4. The method of claim 1 wherein a relatively large change in the electrical charge on said first electrode is used to detect a relatively large change in the said capacitance between the said first electrode and the said semiconducting substrate, and the absence of a relatively large change in the electrical charge on said first electrode is used to detect the absence of a relatively large change in the said capacitance between the said first electrode and the said semiconducting substrate.
5. In the class of semiconductor binary memory cells wherein
a semiconducting material and a first electrode in proximity to and insulated from said semiconducting material are utilized to form in said semiconducting material a first localized minimum potential energy region for one polarity of the mobile charge carriers in said semiconducting material,
a second electrode in proximity to and insulated from said semiconducting material is utilized to form in said semiconducting material a second localized minimum potential energy region for said polarity of mobile charge carriers,
a one is stored in a memory cell by maintaining a relatively large number of said polarity of mobile charge carriers in said first localized minimum potential energy region and maintaining a relatively small number of said polarity of mobile charge carriers in said second localized minimum potential energy region, and
a zero is stored in said memory cell by storing a relatively small number of said polarity of mobile charge carriers in said first localized minimum potential energy region and storing a relatively large number of said polarity of mobile charge carriers in said second localized minimum potential energy region,
a method of recalling the datum stored in the said memory cell, comprising the steps of
forming in said semiconducting material a third localized minimum potential energy region for said polarity of mobile charge carriers such that if a relatively large number of mobile charge carriers of said polarity are in the said second localized minimum potential energy region, some of these said charge carriers transfer to the said third localized minimum potential energy region,
altering said third localized minimum potential energy region such that most of any of the said polarity of mobile charge carriers which had previously transferred from said second localized minimum potential energy region, transfer back to said second localized minimum potential energy region,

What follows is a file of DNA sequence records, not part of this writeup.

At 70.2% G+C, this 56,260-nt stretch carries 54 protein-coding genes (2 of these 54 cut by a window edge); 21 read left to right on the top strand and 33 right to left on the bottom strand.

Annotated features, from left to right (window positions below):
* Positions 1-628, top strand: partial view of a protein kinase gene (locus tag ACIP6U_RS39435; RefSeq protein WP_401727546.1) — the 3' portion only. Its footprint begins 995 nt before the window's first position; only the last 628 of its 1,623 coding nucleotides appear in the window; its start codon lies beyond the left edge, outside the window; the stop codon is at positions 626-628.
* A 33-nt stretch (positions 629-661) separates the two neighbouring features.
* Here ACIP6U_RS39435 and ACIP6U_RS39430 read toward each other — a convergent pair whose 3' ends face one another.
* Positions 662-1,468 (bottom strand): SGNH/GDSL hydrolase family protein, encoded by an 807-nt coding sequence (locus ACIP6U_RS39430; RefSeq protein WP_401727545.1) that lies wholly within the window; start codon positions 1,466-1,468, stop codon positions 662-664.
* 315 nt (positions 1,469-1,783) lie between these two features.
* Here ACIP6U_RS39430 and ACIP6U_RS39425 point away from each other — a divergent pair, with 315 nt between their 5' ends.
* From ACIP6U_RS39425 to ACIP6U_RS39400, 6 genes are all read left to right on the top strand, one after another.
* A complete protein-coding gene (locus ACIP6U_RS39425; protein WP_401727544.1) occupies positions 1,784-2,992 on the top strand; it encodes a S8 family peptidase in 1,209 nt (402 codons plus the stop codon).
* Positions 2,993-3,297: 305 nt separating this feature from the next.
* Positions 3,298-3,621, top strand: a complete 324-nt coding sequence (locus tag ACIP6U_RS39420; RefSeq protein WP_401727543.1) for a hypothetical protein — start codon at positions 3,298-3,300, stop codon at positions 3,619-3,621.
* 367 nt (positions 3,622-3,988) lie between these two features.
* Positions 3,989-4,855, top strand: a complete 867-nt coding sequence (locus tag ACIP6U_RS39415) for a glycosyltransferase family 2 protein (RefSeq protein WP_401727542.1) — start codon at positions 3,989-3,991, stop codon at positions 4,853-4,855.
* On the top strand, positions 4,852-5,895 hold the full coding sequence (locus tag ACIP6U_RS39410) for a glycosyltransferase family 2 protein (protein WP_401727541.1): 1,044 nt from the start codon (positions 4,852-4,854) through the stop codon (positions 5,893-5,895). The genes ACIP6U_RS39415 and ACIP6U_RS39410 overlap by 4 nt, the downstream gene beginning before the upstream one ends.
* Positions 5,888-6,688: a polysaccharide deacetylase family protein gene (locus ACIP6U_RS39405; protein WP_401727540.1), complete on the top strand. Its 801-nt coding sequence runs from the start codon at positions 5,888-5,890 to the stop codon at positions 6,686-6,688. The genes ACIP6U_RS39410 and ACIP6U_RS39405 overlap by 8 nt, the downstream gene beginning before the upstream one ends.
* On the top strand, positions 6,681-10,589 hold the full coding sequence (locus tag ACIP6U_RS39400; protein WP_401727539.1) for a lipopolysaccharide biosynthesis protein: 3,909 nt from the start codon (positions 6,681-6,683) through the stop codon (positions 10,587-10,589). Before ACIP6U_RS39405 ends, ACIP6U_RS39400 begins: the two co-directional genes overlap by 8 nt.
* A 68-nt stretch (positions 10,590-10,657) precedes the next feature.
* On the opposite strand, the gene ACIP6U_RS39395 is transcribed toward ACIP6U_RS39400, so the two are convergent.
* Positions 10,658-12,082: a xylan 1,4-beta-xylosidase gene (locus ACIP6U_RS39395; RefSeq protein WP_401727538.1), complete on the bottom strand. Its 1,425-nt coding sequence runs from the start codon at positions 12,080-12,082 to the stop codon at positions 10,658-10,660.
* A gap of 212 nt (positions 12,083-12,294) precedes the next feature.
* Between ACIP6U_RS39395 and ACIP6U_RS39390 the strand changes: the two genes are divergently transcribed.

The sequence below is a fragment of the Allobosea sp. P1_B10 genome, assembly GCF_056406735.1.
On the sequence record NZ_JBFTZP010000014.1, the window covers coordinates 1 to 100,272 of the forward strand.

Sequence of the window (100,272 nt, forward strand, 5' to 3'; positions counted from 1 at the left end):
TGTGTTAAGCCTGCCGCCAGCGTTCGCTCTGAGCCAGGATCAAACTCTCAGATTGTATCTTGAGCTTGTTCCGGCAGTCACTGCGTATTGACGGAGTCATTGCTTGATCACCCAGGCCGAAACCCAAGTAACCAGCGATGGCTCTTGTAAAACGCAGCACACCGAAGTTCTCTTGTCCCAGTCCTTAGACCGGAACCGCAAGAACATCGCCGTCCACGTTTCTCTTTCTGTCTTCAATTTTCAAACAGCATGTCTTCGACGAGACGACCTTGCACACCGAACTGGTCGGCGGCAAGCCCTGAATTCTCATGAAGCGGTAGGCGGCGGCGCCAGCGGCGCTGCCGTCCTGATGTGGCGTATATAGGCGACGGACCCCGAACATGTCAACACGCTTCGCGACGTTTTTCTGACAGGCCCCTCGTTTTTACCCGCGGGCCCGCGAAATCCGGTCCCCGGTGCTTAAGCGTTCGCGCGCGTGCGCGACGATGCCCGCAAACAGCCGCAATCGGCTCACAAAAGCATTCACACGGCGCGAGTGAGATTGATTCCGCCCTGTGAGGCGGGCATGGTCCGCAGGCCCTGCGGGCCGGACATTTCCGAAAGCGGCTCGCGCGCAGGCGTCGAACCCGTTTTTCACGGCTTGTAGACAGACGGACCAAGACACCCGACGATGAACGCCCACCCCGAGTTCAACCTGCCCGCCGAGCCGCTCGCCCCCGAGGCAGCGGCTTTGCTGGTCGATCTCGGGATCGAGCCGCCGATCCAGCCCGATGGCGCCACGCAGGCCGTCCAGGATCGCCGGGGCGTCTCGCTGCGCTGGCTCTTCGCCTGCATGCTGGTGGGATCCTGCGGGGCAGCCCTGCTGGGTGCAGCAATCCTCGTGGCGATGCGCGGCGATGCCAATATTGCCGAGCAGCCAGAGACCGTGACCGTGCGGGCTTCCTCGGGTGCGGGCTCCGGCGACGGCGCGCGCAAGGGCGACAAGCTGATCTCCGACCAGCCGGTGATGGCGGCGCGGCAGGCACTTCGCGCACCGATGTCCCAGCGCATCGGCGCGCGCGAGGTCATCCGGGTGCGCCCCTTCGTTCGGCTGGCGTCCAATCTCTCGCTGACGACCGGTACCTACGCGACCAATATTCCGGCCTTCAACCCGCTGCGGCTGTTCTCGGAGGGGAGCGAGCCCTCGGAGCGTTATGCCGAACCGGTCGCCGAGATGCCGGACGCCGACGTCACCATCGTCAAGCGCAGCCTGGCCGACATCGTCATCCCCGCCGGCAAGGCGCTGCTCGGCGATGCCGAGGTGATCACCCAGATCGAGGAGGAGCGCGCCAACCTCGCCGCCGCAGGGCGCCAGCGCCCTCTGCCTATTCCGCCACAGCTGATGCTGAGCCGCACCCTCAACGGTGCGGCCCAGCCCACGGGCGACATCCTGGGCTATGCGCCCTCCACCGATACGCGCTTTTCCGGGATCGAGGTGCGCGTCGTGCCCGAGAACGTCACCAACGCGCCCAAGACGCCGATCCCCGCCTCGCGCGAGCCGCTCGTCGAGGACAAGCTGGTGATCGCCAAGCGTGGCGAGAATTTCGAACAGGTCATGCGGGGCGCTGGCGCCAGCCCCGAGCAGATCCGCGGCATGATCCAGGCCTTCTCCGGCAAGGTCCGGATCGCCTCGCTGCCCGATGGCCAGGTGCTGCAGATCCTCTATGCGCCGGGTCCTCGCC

detecting any change in capacitance between said second electrode and the said semiconducting material resulting from said transfers of mobile charge carriers between said second and said third localized minimum potential energy regions, and
interpreting a relatively large change in the said capacitance between said second electrode and said semiconducting material as indicating a zero was stored in said memory cell,
interpreting the absence of a relatively large change in the said capacitance between said second electrode and said semiconducting material as indicating a one was stored in said memory cell.
6. The method of claim 5 wherein any change in said capacitance between the said second electrode and the said semiconducting material resulting from said transfer of said polarity of mobile charge carriers from the said second to the said third localized minimum potential energy regions is utilized to determine the datum stored in said memory cell.
7. The method of claim 5 wherein any change in said capacitance between the said second electrode and the said semiconducting material resulting from said transfer of said polarity of mobile charge carriers from the said third to the said second localized minimum potential energy regions is utilized to determine the datum stored in said memory cell.
8. The method of claim 5 wherein a relatively large change in the electrical charge on said second electrode is used to detect a relatively large change in the said capacitance between the said second electrode and the said semiconducting substrate, and the absence of a relatively large change in the electrical charge on said second electrode is used to detect the absence of a relatively large change in the said capacitance between said second electrode and the said semiconducting substrate.
9. In the class of semiconductor binary memory cells wherein